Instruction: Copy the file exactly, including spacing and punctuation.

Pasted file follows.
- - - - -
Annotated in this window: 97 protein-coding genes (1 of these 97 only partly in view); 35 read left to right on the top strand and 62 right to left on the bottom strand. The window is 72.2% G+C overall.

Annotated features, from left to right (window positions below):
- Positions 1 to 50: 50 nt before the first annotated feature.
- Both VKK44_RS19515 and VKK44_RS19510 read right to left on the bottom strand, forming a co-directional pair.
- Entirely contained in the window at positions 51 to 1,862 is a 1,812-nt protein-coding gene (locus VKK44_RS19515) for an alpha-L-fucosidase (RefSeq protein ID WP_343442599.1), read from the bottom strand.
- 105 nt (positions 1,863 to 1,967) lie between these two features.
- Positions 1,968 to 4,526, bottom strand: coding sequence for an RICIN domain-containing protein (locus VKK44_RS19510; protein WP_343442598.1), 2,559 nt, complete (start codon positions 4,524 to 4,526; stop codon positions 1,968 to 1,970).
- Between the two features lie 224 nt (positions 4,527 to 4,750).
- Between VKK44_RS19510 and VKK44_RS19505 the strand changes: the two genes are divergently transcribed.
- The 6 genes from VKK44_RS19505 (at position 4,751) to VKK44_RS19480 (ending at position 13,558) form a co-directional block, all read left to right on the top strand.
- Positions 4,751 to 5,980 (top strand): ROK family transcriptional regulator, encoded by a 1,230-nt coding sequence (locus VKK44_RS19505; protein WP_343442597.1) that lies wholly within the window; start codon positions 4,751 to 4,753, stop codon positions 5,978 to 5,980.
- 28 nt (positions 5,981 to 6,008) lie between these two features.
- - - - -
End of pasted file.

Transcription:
Annotated in this window: 97 protein-coding genes (1 of these 97 only partly in view); 35 read left to right on the top strand and 62 right to left on the bottom strand. The window is 72.2% G+C overall.

Annotated features, from left to right (window positions below):
- Positions 1 to 50: 50 nt before the first annotated feature.
- Both VKK44_RS19515 and VKK44_RS19510 read right to left on the bottom strand, forming a co-directional pair.
- Entirely contained in the window at positions 51 to 1,862 is a 1,812-nt protein-coding gene (locus VKK44_RS19515) for an alpha-L-fucosidase (RefSeq protein ID WP_343442599.1), read from the bottom strand.
- 105 nt (positions 1,863 to 1,967) lie between these two features.
- Positions 1,968 to 4,526, bottom strand: coding sequence for an RICIN domain-containing protein (locus VKK44_RS19510; protein WP_343442598.1), 2,559 nt, complete (start codon positions 4,524 to 4,526; stop codon positions 1,968 to 1,970).
- Between the two features lie 224 nt (positions 4,527 to 4,750).
- Between VKK44_RS19510 and VKK44_RS19505 the strand changes: the two genes are divergently transcribed.
- The 6 genes from VKK44_RS19505 (at position 4,751) to VKK44_RS19480 (ending at position 13,558) form a co-directional block, all read left to right on the top strand.
- Positions 4,751 to 5,980 (top strand): ROK family transcriptional regulator, encoded by a 1,230-nt coding sequence (locus VKK44_RS19505; protein WP_343442597.1) that lies wholly within the window; start codon positions 4,751 to 4,753, stop codon positions 5,978 to 5,980.
- 28 nt (positions 5,981 to 6,008) lie between these two features.